Donald Trump — not sure if you’ve heard of him? It appears he is going to be the Republican nominee for President of the United States. While Trump has that white supremacist vote down on lock, he has displeased The Weeknd.
The Weeknd, like so many beloved musicians, is Canadian. But he has hordes of American fans who expected to see him perform with rapper Belly on Jimmy Kimmel Live! this week. The two were supposed to record a performance for Kimmel on Wednesday in L.A. but canceled at the last minute; Belly issued a statement saying he canceled because he didn’t want to be on the same stage as Trump, was also slated to appear in the episode. From his statement:
I feel like the way I was raised was to be able to see through all the titles in this world — from religion to race. I just didn’t want to feel like I was a part of a celebration for somebody who has beliefs that majority of us don’t agree with.
I’m here on a campaign of positivity and love and to contribute what I can to music. I create songs people go to sleep and wake up to, songs that they fall in love to. For me, being Muslim and being somebody that appreciates my access here in America, I love the fact that I’m able to be here. To play my part in this business is a privilege and a beautiful thing. The fact that I could lose that ability through the actions of someone such as Donald Trump isn’t right to me. At all.”
As of Thursday, Trump had not really settled on a “yes” or “no” answer to the “If you are elected, will you ban Muslims from entering the United States?” question.
Neither Trump nor Kimmel’s camps have publicly commented on the incident; the Weeknd has also stayed quiet on the subject. (Belly, though not a household name, co-wrote a bunch of the Weeknd’s most popular songs, including 50 Shades of Grey-soundtrack smash “Earned It.” He has a new mixtape coming out Friday, so fair to note that this is a rather convenient time for the rapper to get his name on your radar.)
The two are far from the first artists to make their distaste for Trump widely known. Earlier this month, the Rolling Stones told Trump to stop playing their music at his rallies. (Trump reportedly had “You Can’t Always Get What You Want” in heavy rotation.) Back in February, after learning Trump was playing “Rolling in the Deep” for his crowds, Adele issued a statement to distance herself from him, assuring her fans that she had “not given permission for her music to be used for any political campaigning.”
Neil Young forbade Trump from playing “Rockin’ in the Free World” after Trump used the track as the soundtrack for announcing his candidacy last June; Young went on to publicly support Democratic hopeful Bernie Sanders. Aerosmith served Trump with a cease-and-desist ordering him to stop playing “Dream On” because it “gives the false impression” that lead singer Steven Tyler endorses Trump as a candidate. Trump was also playing “It’s the End of the World as We Know It (And I Feel Fine)” until REM’s Michael Stipe issued a statement demanding Trump “not use our music or my voice for your moronic charade of a campaign.”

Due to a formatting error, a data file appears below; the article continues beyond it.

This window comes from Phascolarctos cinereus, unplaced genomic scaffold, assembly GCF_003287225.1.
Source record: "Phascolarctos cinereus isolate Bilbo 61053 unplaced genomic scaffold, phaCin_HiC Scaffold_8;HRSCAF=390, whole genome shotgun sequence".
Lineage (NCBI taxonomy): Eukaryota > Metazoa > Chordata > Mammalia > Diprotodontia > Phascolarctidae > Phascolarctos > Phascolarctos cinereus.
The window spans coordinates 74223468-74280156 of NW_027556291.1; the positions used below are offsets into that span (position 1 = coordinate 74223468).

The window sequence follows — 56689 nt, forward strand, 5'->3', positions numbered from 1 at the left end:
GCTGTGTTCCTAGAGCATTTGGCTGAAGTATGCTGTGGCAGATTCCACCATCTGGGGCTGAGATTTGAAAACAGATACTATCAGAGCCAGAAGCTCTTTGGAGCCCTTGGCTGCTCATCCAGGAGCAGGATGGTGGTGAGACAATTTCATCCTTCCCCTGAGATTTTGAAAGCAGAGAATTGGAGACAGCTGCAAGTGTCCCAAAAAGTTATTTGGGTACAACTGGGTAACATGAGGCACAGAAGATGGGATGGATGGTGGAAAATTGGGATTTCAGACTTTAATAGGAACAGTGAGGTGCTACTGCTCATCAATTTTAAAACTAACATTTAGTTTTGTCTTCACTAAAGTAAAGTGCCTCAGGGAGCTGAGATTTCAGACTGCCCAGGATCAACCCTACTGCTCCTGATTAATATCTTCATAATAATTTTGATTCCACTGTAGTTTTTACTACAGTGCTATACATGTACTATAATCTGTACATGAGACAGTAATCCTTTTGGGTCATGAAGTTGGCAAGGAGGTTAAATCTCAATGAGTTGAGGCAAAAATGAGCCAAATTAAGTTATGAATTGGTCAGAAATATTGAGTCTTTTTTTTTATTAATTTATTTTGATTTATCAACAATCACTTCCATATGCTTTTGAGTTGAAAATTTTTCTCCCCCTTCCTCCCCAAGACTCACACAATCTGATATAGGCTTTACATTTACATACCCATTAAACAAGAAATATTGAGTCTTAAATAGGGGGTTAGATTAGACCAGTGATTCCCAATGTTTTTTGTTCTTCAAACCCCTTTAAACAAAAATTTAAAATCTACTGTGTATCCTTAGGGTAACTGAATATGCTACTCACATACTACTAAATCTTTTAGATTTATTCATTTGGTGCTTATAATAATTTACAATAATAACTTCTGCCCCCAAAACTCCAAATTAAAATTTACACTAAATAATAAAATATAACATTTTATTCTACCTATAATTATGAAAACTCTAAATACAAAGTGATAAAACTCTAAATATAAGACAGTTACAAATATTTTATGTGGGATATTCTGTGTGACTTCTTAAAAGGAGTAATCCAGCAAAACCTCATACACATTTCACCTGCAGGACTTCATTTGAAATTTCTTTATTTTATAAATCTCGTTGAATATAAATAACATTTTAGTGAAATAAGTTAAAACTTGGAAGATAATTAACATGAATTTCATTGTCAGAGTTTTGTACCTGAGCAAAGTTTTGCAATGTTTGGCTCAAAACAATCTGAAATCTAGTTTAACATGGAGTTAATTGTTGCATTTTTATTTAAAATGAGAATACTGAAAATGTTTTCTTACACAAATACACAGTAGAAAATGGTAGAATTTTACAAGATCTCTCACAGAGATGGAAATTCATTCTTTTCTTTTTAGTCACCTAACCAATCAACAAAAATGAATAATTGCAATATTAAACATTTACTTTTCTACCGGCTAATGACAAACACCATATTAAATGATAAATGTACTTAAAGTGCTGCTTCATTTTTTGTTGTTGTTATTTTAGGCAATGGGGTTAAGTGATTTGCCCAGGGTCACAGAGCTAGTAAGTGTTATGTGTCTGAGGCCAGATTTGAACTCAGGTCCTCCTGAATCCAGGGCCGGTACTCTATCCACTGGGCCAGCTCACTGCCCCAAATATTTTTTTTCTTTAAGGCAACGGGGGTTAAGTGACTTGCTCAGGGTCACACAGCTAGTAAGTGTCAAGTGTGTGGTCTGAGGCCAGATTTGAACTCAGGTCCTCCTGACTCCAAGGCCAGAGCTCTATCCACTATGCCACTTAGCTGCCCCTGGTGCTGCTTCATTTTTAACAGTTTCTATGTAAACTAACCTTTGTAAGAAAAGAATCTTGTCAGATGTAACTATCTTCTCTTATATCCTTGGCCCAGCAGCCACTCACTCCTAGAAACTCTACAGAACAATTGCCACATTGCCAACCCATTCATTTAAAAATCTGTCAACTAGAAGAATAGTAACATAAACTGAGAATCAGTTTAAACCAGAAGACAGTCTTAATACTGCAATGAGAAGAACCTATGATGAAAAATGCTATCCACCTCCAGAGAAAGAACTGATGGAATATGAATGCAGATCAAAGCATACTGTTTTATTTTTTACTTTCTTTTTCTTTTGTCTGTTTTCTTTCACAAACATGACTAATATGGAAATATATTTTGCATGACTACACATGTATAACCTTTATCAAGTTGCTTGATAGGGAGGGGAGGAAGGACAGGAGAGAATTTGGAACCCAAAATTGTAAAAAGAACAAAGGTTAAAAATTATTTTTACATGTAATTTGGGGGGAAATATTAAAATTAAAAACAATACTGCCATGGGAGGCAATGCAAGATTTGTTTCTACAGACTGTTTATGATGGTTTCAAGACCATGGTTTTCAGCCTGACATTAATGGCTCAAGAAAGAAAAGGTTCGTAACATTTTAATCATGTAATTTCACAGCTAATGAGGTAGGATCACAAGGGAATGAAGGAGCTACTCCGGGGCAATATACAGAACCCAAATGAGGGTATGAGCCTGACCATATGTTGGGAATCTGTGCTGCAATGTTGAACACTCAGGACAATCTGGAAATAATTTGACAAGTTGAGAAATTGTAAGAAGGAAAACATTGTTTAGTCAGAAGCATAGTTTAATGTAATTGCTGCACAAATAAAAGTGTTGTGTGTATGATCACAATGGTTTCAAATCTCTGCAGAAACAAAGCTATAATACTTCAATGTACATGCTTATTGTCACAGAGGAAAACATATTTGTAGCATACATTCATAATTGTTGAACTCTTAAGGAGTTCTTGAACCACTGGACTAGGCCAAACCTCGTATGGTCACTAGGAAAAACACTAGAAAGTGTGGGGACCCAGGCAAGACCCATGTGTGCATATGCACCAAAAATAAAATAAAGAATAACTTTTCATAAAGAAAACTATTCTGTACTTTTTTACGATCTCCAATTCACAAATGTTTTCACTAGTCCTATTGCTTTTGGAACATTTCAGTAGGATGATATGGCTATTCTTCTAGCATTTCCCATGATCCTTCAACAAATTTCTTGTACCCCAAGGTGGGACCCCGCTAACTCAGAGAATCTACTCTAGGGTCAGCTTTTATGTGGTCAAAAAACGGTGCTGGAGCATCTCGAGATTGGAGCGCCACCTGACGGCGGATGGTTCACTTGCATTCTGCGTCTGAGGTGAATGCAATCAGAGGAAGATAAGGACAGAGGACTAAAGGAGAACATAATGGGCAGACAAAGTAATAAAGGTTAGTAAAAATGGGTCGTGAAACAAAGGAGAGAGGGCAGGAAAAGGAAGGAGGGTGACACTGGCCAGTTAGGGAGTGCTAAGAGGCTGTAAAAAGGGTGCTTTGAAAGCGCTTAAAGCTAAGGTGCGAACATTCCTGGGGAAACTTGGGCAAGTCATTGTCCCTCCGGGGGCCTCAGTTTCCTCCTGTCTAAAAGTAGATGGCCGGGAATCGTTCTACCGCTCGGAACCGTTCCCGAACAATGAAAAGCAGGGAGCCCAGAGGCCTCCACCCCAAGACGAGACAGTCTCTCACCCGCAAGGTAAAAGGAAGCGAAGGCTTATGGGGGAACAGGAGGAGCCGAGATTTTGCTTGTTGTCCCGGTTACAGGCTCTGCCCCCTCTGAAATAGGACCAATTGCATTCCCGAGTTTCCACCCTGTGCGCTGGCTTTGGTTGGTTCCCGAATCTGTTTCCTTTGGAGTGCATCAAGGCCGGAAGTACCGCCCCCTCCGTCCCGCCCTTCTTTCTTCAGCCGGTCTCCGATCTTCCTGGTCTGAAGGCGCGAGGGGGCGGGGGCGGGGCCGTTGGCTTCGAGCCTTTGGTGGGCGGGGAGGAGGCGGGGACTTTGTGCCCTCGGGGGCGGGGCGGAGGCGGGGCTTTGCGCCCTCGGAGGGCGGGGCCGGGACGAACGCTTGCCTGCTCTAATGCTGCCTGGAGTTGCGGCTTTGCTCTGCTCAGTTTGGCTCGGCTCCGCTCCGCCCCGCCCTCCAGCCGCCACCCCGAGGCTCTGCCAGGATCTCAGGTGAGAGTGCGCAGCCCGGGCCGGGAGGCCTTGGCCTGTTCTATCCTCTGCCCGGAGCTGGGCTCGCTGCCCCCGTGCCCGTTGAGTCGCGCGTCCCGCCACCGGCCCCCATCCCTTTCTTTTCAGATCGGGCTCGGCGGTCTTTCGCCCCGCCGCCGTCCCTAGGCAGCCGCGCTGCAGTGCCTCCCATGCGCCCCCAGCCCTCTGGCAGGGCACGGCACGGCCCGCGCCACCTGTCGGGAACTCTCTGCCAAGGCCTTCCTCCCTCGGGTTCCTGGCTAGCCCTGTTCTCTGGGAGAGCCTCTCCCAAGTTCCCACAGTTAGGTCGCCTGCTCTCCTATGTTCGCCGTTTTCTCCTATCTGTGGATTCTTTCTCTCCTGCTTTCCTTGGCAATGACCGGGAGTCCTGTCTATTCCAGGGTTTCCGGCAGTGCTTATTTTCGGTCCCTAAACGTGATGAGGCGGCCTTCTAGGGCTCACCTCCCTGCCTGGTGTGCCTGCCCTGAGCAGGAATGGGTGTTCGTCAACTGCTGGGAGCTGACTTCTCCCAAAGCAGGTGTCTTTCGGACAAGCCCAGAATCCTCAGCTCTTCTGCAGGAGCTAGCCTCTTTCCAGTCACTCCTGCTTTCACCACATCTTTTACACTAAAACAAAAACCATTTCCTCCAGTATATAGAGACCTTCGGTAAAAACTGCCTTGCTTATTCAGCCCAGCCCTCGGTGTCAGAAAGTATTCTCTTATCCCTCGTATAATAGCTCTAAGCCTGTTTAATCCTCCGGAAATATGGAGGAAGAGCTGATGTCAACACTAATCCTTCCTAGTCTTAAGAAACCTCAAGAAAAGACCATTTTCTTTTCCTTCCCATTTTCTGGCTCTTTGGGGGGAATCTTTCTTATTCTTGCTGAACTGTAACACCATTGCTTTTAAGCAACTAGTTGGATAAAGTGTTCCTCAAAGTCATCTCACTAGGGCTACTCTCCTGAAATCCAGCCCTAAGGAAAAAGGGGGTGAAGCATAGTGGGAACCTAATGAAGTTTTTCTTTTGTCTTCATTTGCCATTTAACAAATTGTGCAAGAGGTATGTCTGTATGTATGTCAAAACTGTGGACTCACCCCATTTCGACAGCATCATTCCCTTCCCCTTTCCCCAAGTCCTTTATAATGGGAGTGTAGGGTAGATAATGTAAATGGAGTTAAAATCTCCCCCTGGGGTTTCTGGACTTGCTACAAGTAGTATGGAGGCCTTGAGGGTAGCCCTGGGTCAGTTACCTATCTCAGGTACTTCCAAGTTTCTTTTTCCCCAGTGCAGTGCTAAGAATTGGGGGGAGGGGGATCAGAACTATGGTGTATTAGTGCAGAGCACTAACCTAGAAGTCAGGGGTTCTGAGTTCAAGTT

This week also saw over 400 writers denounce Trump in an open letter addressed “To the American People.” Signers of the missive, posted on Literary Hub, include Stephen King, Junot Díaz, Cheryl Strayed, Jennifer Egan, Dave Eggers, Claire Messud.
“Because, as writers, we are particularly aware of the many ways that language can be abused in the name of power,” the letter begins, before running through a list of values that the writers believe Trump directly opposes, like “American history… has from the first been a grand experiment in bringing people of different backgrounds together, not pitting them against one another” and “the search for justice is predicated on a respect for the truth.” It concludes:
Because the rise of a political candidate who deliberately appeals to the basest and most violent elements in society, who encourages aggression among his followers, shouts down opponents, intimidates dissenters, and denigrates women and minorities, demands, from each of us, an immediate and forceful response;
For all these reasons, we, the undersigned, as a matter of conscience, oppose, unequivocally, the candidacy of Donald J. Trump for the Presidency of the United States.
The group has claimed the Twitter handle @WritersOnTrump; their avatar is Edvard Munch’s “The Scream.”
Probably fair to assume Trump did not expect to win over the literati — considering his proclivity for his own creations, he may think his collected works are the only books worth reading — but it will be interesting to see if these acts of artistic defiance are one-offs or a harbinger of protests to come. Will other musicians follow The Weeknd and Belly’s lead, refusing to play on a late night stage that also plays host to Trump? (Or, for that matter, whichever candidate that particular musician opposes?) Will politically-minded musical guests bail on their scheduled performances, as so many cancelled their North Carolina concerts to protest anti-LGBT legislation in the state?